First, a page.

Sports

A Non-Ode to Sweden-Switzerland, the Saddest Game of the World Cup

Switzerland's defender Manuel Akanji heads the ball.
Switzerland’s defender Manuel Akanji heads the ball during Tuesday’s match between Sweden and Switzerland at the St. Petersburg Stadium.
Gabriel Bouys/AFP/Getty Images

It’s a testament to the quality of entertainment provided by the 2018 World Cup that there was even hope for Sweden-Switzerland.

Yes, on paper, it was the weakest of the Round of 16 fixtures, maybe even the weakest knockout matchup since Switzerland-Ukraine in 2006. But the first three days of win-or-go-home play had already seen heavyweight slugfests (France-Argentina) and shocking upsets (Spain-Russia) and thrilling last-minute comebacks (Belgium-Japan). Two scrappy, organized European underdogs who would be looking to take advantage of a favorable bracket, each of which had exciting moments in the group stages. Why couldn’t this be a great game, too?

Any number of reasons, apparently. Both teams were scrappy and organized, but little advantage was taken and little was achieved. This was the first game of the knockout round where it looked like both teams were playing not to lose. Neither was willing to provide support to its attacking stars, and neither set of attackers was able to accomplish much on its own. It was a staggering, sloppy, Samuel Beckett play of a game, in which nothing happened, nearly twice. Ever tried. Ever failed. No matter. Try again. Fail again. Fail better.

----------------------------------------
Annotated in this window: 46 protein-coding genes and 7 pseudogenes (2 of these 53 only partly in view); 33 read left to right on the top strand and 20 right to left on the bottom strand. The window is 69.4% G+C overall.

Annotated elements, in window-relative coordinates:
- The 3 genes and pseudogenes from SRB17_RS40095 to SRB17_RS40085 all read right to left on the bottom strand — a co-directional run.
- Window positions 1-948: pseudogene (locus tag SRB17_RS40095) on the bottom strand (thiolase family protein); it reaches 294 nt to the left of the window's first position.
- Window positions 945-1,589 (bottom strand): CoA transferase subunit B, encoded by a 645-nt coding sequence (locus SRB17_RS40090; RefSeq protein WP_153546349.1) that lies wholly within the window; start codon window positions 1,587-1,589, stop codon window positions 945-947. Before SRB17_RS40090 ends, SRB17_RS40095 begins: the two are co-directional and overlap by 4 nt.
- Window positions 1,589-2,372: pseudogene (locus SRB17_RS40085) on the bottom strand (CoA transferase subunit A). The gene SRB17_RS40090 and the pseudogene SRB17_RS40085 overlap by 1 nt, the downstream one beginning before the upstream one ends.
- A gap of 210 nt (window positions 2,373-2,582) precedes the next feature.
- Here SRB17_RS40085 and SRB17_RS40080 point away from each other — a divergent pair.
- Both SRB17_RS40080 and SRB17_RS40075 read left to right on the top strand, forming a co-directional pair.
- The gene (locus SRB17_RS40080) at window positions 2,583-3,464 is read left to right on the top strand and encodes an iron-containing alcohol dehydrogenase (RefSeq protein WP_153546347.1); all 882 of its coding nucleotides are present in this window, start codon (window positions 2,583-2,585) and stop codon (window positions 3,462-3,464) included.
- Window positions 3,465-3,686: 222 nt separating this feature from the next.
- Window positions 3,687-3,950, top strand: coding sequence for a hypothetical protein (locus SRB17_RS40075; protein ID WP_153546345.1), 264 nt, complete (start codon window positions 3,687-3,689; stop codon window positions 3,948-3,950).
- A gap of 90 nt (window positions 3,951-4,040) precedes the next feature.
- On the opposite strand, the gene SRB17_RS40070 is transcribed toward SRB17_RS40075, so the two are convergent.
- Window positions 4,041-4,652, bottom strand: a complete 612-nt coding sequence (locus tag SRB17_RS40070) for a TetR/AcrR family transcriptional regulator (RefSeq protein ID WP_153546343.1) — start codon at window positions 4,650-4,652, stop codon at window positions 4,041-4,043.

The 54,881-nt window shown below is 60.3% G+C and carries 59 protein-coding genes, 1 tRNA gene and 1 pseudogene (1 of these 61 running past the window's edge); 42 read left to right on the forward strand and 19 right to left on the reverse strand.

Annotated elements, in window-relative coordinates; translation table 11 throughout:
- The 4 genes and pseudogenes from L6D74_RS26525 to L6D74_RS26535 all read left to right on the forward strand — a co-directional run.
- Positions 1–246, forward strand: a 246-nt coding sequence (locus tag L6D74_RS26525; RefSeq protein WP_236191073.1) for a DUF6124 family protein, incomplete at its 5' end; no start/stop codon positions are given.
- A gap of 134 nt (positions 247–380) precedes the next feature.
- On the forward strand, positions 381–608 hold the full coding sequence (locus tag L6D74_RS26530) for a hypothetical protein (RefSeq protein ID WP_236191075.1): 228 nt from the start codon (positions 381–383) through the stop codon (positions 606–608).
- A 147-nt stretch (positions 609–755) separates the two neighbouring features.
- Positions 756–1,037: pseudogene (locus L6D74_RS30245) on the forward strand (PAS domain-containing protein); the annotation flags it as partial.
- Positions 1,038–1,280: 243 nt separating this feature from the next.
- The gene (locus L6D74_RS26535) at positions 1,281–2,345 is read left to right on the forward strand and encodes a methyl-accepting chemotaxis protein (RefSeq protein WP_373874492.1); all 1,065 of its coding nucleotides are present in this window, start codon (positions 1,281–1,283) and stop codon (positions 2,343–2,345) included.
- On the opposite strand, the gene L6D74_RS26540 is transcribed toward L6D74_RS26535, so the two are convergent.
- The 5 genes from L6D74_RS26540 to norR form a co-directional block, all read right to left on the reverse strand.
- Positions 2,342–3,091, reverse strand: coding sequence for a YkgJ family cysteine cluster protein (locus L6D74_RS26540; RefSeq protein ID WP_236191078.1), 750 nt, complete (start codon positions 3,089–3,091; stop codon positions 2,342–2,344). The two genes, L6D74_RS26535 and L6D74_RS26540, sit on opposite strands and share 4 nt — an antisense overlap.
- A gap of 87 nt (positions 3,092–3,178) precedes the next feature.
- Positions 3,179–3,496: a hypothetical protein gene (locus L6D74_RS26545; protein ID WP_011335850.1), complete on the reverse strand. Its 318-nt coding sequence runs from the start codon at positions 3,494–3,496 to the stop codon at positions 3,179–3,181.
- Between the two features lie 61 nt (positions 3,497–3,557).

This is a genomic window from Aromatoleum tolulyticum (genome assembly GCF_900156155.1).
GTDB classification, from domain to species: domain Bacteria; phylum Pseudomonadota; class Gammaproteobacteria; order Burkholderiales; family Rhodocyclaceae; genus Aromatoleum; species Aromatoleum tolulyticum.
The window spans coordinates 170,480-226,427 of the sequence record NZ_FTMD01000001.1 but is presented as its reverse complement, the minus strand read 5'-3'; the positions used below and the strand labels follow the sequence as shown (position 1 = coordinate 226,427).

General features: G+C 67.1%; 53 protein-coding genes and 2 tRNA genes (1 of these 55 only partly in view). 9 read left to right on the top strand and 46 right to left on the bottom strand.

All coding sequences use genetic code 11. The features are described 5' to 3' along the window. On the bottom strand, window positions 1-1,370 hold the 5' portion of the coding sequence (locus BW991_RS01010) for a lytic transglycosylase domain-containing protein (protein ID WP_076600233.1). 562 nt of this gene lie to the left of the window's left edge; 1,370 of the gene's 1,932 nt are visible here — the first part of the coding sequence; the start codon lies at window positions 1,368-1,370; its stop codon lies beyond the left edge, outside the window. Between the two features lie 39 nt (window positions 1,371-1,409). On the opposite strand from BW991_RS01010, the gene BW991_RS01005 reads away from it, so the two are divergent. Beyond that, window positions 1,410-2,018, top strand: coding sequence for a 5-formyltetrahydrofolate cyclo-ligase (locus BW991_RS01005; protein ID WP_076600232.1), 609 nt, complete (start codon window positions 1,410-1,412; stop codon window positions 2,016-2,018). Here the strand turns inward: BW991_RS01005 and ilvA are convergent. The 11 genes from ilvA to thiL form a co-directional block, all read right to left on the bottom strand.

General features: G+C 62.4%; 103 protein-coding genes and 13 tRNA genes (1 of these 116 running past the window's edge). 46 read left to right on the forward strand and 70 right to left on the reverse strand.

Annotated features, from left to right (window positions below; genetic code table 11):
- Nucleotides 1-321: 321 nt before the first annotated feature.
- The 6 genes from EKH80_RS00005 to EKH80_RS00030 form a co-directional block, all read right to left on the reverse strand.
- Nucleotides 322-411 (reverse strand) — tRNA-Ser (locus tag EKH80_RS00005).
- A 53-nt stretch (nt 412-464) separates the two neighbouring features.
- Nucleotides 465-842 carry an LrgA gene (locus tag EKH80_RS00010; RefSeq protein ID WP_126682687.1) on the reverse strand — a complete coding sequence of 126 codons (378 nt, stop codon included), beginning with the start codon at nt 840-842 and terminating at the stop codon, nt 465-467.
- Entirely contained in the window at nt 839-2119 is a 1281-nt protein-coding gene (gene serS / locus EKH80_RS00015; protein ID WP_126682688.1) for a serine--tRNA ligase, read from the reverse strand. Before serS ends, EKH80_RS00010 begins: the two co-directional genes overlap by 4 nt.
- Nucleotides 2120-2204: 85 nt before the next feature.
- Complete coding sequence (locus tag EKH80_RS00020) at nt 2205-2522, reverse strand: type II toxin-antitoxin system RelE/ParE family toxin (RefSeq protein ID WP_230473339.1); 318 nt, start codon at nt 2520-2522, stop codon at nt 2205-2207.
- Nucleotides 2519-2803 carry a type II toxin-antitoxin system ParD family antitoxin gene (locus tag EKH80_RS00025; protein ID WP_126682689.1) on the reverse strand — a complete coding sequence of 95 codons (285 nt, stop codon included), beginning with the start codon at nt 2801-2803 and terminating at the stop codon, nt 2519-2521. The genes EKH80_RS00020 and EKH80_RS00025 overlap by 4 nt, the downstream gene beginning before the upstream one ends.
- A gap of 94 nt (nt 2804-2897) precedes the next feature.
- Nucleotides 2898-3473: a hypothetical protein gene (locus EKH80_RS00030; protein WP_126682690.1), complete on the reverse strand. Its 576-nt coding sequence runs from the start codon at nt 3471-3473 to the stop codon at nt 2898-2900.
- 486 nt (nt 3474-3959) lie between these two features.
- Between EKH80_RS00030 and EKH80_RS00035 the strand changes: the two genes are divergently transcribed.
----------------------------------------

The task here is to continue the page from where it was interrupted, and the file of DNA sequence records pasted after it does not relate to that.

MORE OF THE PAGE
There was lots of failure. On offense, the two teams resembled a pair of 18th-century armies lining up across from one another to exchange volleys of wildly inaccurate musket fire. The full gamut of ways to blow chances was on display, like a special exhibition at a museum that no one will want to visit.

Players passed when they should have shot and volleyed when they should have headed and skied shots they had time to get their bodies over and keep down. Free kicks were taken directly into the wall or softly into the arms of the waiting goalkeeper. Opportunities to shoot were spurned in favor of cutbacks.

When they did shoot, those attempts were mostly blocked en route to goal by each team’s outfield players, throwing themselves in front like they were trying to take a bullet for their goalkeepers. The space that attackers attempted to buy for themselves to shoot proved too slight in nearly every instance. There were many, many appeals for handballs, though since most of the rest of the game consisted of things happening that the players hadn’t intended, penalizing these consistently would have been tough for any referee.

It was one of these blocks that resulted in the game’s only goal. Sweden’s Emil Forsberg laid claim to a parcel of space on the edge of the box, but his shot looked to be going directly into the arms of a grateful Yann Sommer before Switzerland’s Manuel Akanji stuck a foot out too late and glanced it into the top corner of the net, an own goal in all but name. (Forsberg will likely keep the credit since his shot was on target, denying Own Goal its 11th tally of the tournament.)

It was the type of goal this game deserved, and maybe, after 2½ weeks of thrilling soccer, the type of game this tournament was due for. (Sweden won, by the way. Congratulations, Sweden.)